doi: 10.3934/dcdsb.2021057

A meshless collocation method with a global refinement strategy for reaction-diffusion systems on evolving domains

1. 

Taiyuan University of Technology, Taiyuan, Shanxi Province, China

2. 

SUSTech International Center for Mathematics, Southern University of Science and Technology, Shenzhen, Guangdong Province, China

3. 

Department of Applied Mathematics, The Hong Kong Polytechnic University, Hung Hom, Kowloon, Hong Kong

* Corresponding author

Received  August 2020 Revised  December 2020 Early access  February 2021

Turing-type reaction-diffusion systems on evolving domains arising in biology, chemistry and physics are considered in this paper. The evolving domain is transformed into a reference domain, on which we use a second order semi-implicit backward difference formula (SBDF2) for time integration and a meshless collocation method for space discretization. A global refinement strategy is proposed to reduce the computational cost. Numerical experiments are carried out for different evolving domains. The convergence behavior of the proposed algorithm and the effectiveness of the refinement strategy are verified numerically.

Citation: Siqing Li, Zhonghua Qiao. A meshless collocation method with a global refinement strategy for reaction-diffusion systems on evolving domains. Discrete & Continuous Dynamical Systems - B, doi: 10.3934/dcdsb.2021057
References:
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A. Alphonse, C. M. Elliott and B. Stinner, An abstract framework for parabolic PDEs on evolving spaces, Port. Math., 72 (2015), 1–46. doi: 10.4171/PM/1955.  Google Scholar

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S. Bonaccorsi and G. Guatteri, A variational approach to evolution problems with variable domains, Journal of Differential Equations, 175 (2001), 51-70.  doi: 10.1006/jdeq.2000.3959.  Google Scholar

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E. J. CrampinE. A. Gaffney and P. K. Maini, Reaction and diffusion on growing domains: Scenarios for robust pattern formation, Bulletin of Mathematical Biology, 61 (1999), 1093-1120.  doi: 10.1006/bulm.1999.0131.  Google Scholar

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M. DehghanM. Abbaszadeh and A. Mohebbi, A meshless technique based on the local radial basis functions collocation method for solving parabolic–parabolic Patlak–Keller–Segel chemotaxis model, Engineering Analysis with Boundary Elements, 56 (2015), 129-144.  doi: 10.1016/j.enganabound.2015.02.005.  Google Scholar

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D. Edelmann, Finite element analysis for a diffusion equation on a harmonically evolving domain, preprint, arXiv: 2009.11105. Google Scholar

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R. I. FernandesB. Bialecki and G. Fairweather, An ADI extrapolated Crank–Nicolson orthogonal spline collocation method for nonlinear reaction–diffusion systems on evolving domains, Journal of Computational Physics, 299 (2015), 561-580.  doi: 10.1016/j.jcp.2015.07.016.  Google Scholar

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Y. C. Hon and R. Schaback, On unsymmetric collocation by radial basis functions, Applied Mathematics and Computation, 119 (2001), 177-186.  doi: 10.1016/S0096-3003(99)00255-6.  Google Scholar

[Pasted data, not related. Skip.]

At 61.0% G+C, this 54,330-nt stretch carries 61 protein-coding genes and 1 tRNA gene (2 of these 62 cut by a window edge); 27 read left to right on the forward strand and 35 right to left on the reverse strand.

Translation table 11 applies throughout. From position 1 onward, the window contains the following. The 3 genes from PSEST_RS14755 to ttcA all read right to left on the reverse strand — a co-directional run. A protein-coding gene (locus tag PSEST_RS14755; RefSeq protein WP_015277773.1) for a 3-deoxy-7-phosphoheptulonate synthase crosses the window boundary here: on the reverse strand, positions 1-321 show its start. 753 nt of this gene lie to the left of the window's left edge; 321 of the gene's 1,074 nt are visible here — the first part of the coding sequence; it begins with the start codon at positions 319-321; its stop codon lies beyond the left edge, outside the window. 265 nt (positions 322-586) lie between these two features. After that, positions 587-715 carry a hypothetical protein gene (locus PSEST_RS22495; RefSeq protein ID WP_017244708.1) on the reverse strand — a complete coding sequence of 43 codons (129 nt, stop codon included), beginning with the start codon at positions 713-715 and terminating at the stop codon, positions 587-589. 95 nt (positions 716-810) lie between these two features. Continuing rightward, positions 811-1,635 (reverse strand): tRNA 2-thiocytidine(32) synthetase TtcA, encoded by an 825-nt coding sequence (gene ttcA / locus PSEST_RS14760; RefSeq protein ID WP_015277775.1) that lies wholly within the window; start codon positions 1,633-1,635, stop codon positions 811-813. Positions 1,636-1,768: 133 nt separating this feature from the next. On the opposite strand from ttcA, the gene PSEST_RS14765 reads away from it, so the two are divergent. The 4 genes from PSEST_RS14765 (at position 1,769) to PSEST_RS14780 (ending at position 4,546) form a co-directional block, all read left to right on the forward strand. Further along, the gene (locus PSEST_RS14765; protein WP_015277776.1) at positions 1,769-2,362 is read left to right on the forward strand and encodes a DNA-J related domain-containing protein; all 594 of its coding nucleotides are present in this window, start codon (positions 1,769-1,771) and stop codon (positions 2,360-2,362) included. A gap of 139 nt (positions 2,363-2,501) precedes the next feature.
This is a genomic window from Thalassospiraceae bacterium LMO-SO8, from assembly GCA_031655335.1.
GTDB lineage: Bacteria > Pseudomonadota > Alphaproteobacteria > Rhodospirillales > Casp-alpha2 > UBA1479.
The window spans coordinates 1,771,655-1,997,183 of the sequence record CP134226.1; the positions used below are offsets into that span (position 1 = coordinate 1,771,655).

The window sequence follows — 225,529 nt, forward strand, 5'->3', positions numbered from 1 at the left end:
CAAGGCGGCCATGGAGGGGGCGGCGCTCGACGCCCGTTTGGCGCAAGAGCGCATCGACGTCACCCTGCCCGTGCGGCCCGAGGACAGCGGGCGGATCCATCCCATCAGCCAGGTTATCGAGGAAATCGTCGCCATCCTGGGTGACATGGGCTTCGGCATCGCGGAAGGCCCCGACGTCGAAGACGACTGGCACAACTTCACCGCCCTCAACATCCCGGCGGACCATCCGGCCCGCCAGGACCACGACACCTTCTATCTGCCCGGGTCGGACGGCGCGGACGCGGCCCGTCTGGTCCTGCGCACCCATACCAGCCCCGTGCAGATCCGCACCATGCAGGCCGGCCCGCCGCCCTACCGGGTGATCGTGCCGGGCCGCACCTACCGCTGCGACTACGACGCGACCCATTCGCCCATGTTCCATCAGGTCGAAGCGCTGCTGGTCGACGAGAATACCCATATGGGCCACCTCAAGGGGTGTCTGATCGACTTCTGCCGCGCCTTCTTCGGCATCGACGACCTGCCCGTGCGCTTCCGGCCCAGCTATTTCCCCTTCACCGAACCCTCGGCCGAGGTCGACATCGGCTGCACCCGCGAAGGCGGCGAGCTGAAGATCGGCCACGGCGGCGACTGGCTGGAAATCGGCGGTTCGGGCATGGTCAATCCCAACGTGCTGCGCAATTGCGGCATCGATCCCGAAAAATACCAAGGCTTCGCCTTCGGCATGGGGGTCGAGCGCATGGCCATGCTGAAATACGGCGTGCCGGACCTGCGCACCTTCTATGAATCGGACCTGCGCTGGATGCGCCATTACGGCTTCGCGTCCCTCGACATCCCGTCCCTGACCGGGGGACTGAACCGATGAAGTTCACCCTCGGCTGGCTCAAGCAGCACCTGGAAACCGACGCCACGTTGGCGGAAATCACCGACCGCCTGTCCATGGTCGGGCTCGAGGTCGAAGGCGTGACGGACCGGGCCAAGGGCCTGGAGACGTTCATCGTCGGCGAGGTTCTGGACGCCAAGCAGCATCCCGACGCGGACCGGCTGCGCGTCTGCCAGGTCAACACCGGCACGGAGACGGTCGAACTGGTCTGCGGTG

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[21]

S. Li and L. Ling, Weighted least-squares collocation methods for elliptic PDEs with mixed boundary conditions, Engineering Analysis with Boundary Elements, 105 (2019), 146-154.  doi: 10.1016/j.enganabound.2019.04.012.  Google Scholar

[22]

S. Li and L. Ling, Complex pattern formations by spatial varying parameters, Advances in Applied Mathematics and Mechanics, 12 (2020), 1327-1352.  doi: 10.4208/aamm.OA-2018-0266.  Google Scholar

[23]

L. LingR. Opfer and R. Schaback, Results on meshless collocation techniques, Engineering Analysis with Boundary Elements, 30 (2006), 247-253.  doi: 10.1016/j.enganabound.2005.08.008.  Google Scholar

[24]

S. Liu and X. Liu, Krylov implicit integration factor method for a class of stiff reaction-diffusion systems with moving boundaries, Discrete & Continuous Dynamical Systems - B, 25 (2020), 141-159.  doi: 10.3934/dcdsb.2019176.  Google Scholar

[25]

A. MadzvamuseH. S. Ndakwo and R. Barreira, Stability analysis of reaction-diffusion models on evolving domains: The effects of cross-diffusion, Discrete and Continuous Dynamical Systems-Series A, 36 (2016), 2133-2170.  doi: 10.3934/dcds.2016.36.2133.  Google Scholar

[26]

A. MadzvamuseP. K. Maini and A. J. Wathen, A moving grid finite element method for the simulation of pattern generation by Turing models on growing domains, Journal of Scientific Computing, 24 (2005), 247-262.  doi: 10.1007/s10915-004-4617-7.  Google Scholar

[27]

A. MadzvamuseA. J. Wathen and P. K. Maini, A moving grid finite element method applied to a model biological pattern generator, Journal of Computational Physics, 190 (2003), 478-500.  doi: 10.1016/S0021-9991(03)00294-8.  Google Scholar

[28]

J. D. Murray, Mathematical biology, vol. 19 of Biomathematics, Springer, Berlin, Germany 1989. doi: 10.1007/978-3-662-08539-4.  Google Scholar

[29]

Z. Qiao, Numerical investigations of the dynamical behaviors and instabilities for the Gierer-Meinhardt system, Communications in Computational Physics, 3 (2008), 406-426.   Google Scholar

[30]

Y. QiuW. Chen and Q. Nie, A hybrid method for stiff reaction-diffusion equations, Discrete & Continuous Dynamical Systems - B, 24 (2019), 6387-6417.  doi: 10.3934/dcdsb.2019144.  Google Scholar

[31]

S. J. Ruuth, Implicit-explicit methods for reaction-diffusion problems in pattern formation, Journal of Mathematical Biology, 34 (1995), 148-176.  doi: 10.1007/BF00178771.  Google Scholar

[32]

J. Schnakenberg, Simple chemical reaction systems with limit cycle behaviour, Journal of Theoretical Biology, 81 (1979), 389-400.  doi: 10.1016/0022-5193(79)90042-0.  Google Scholar

[33]

C. VenkataramanO. Lakkis and A. Madzvamuse, Global existence for semilinear reaction–diffusion systems on evolving domains, Journal of Mathematical Biology, 64 (2012), 41-67.  doi: 10.1007/s00285-011-0404-x.  Google Scholar